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How did Santa Maria's football team go from three straight losses to a CIF title game in 2017?
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How did Santa Maria's football team go from three straight losses to a CIF title game in 2017?

Six games in, the Santa Maria High School football team's 2017 season wasn't going very well.

After a solid 2-1 start, the Saints had lost three straight including 49-12 to Santa Ynez in their most recent game. Besides, the injuries were mounting.

They had seen a second-half lead, and a chance to beat crosstown rival Pioneer Valley for the first time, slip away in a 32-28 loss.

Then came Santa Maria's bye week. Some teams don't like the bye week. Turned out, it came at a perfect time for the banged-up Saints.

"It gave us a chance to heal," said Santa Maria coach Dan Ellington as the Saints were rolling in the post-season.

Several Santa Maria starters who had been out gradually returned to the lineup as the wins kept piling up.

The Saints rebounded so well after the bye week that they won seven straight then hosted a divisional title game for the first time.

Big Bear beat Santa Maria 37-23 in the CIF Southern Section Division 12 final in front of an overflow crowd at Ralph Baldiviez Stadium on the Santa Maria campus. Still, the electric atmosphere made for an unforgettable night for the Santa Maria faithful.

After the bye week, quarterback Blake Truhitte and back Robert Ruiz, behind a solid offensive line, sparked a revved up running game.

Truhitte, the All-Area MVP that year, racked up 2,026 yards rushing and 31 touchdowns in the Saints' option offense. Ruiz ran for 1,094 yards and eight scores.

Santa Maria also had a dependable short-yardage back, Frank Lopez who averaged 4.5 yards a pop during his 90 rushes.

Truhitte also had reliable receivers. Jon Ramos had more than 1,000 yards in receptions that year. He also caught nine touchdown passes.

John Rojas blossomed into a solid secondary receiver, with 458 yards in receptions and six touchdown catches on the year.

Besides his work at quarterback, Truhitte helped anchor the Santa Maria secondary. He was also the team's punter.

With Gabriel Bravo and Gerardo Zul, the Saints had a strong pass rush. Zul racked up 16 sacks. Bravo had 14.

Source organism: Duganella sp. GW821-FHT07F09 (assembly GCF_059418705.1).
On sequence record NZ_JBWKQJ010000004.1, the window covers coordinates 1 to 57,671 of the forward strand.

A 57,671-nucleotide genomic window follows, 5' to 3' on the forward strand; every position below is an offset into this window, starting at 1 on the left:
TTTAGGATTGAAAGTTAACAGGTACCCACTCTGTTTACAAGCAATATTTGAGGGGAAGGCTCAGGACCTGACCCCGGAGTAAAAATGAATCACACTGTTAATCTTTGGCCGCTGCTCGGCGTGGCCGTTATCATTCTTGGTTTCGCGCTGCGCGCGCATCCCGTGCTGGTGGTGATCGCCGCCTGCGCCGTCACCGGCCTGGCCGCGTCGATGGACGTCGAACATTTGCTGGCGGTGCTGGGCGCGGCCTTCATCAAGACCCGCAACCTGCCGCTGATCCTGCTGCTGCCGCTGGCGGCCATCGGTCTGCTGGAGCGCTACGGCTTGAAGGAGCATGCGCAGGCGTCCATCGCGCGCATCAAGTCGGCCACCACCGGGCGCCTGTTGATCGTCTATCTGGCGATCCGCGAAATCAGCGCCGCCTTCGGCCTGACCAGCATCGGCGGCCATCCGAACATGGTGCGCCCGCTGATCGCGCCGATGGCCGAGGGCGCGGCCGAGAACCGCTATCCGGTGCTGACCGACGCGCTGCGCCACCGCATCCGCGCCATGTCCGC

Santa Maria began Los Padres League play by breezing past Templeton then beating Morro Bay 40-19 in a tougher game for the Saints than the score indicated it was.

Ellington's squad scored a decisive 41-25 win at Nipomo in the league championship game. Santa Maria kicker Diego Villagran helped cement the win when he recovered his own second-half onside kick.

The Saints eased past Carpinteria in the first round of the playoffs then shocked top-ranked Montebello Schurr by scoring the last 28 points in a 42-21 win. Up 21-0 at halftime in its semifinal, the Saints withstood a third-quarter threat and won 35-14 at South El Monte.

As the Santa Maria wins kept growing, so did the excitement in the school football community. Santa Maria fans started filing in hours before the start of the divisional semifinal.

The divisional championship game was an occasion.

The start was pushed back to 8 p.m. on a Saturday night because of the annual Santa Maria Christmas Parade that same night. Santa Maria students, fans and alumni started rapidly filling the stands well before kickoff.

"When I heard we were in the championship game, I just had to get my butt up here," a Santa Maria alumnus told a reporter after he had made the drive from San Diego.

In the championship game, "We didn't do enough on defense to win," against a Big Bear triple option offense that just about never went to one particular option, the pass, said Ellington.

The Bears recovered a fumble at their 1 in the fourth quarter and on the next play, Zachary Bernard bolted 99 yards to put Big Bear up by two scores and seal it.

Still, it was an unforgettable year for the Saints. "We have a lot to be proud of," said Ellington afterward. "We accomplished a lot."  

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Sports Reporter

Kenny Cress, sportswriter for the Santa Maria Times since September of 2000. BA in political science from Cal Poly Pomona. BA in journalism from Cal State Northridge.

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